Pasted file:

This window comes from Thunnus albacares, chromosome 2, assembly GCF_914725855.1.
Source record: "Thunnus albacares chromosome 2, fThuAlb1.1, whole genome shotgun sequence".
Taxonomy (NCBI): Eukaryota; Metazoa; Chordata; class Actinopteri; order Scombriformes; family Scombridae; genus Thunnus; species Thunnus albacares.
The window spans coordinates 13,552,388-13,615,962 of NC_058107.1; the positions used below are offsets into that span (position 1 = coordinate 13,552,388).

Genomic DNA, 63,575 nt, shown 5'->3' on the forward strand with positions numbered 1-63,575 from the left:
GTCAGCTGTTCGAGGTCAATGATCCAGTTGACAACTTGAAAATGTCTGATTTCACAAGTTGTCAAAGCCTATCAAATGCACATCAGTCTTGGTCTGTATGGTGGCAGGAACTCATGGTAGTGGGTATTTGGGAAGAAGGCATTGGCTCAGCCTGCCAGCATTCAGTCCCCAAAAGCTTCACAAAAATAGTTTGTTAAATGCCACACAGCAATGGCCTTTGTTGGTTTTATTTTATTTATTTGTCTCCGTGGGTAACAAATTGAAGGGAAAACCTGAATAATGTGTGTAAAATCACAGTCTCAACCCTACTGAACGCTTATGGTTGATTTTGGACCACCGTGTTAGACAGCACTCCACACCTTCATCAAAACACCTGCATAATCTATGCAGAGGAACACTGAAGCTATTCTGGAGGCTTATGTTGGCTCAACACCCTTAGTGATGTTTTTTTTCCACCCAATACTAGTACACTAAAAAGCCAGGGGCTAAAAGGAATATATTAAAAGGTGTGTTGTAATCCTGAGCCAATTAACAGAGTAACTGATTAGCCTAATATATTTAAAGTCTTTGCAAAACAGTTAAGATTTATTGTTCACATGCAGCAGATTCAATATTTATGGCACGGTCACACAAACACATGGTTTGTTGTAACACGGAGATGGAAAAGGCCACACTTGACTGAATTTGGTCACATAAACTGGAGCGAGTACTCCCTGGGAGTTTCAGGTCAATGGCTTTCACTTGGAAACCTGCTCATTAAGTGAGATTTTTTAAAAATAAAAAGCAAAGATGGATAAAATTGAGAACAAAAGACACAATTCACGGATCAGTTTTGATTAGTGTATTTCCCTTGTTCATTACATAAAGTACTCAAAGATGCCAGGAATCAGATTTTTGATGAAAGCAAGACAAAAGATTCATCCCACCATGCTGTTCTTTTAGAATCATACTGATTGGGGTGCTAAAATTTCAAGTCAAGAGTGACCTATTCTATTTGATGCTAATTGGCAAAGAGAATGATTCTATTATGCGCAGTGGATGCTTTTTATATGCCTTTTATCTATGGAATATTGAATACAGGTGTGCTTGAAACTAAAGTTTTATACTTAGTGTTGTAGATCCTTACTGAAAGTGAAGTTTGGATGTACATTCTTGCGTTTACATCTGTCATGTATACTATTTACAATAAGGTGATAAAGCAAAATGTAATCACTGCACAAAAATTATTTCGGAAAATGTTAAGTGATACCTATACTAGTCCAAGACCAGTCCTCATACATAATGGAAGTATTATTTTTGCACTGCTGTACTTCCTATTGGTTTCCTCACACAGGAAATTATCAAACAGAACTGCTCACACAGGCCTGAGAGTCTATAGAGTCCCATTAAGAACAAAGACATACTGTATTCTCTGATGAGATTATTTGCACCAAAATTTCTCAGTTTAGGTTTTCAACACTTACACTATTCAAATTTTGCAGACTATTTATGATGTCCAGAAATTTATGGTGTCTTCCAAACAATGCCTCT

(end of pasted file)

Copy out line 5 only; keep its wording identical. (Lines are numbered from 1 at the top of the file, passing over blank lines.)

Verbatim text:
Genomic DNA, 63,575 nt, shown 5'->3' on the forward strand with positions numbered 1-63,575 from the left: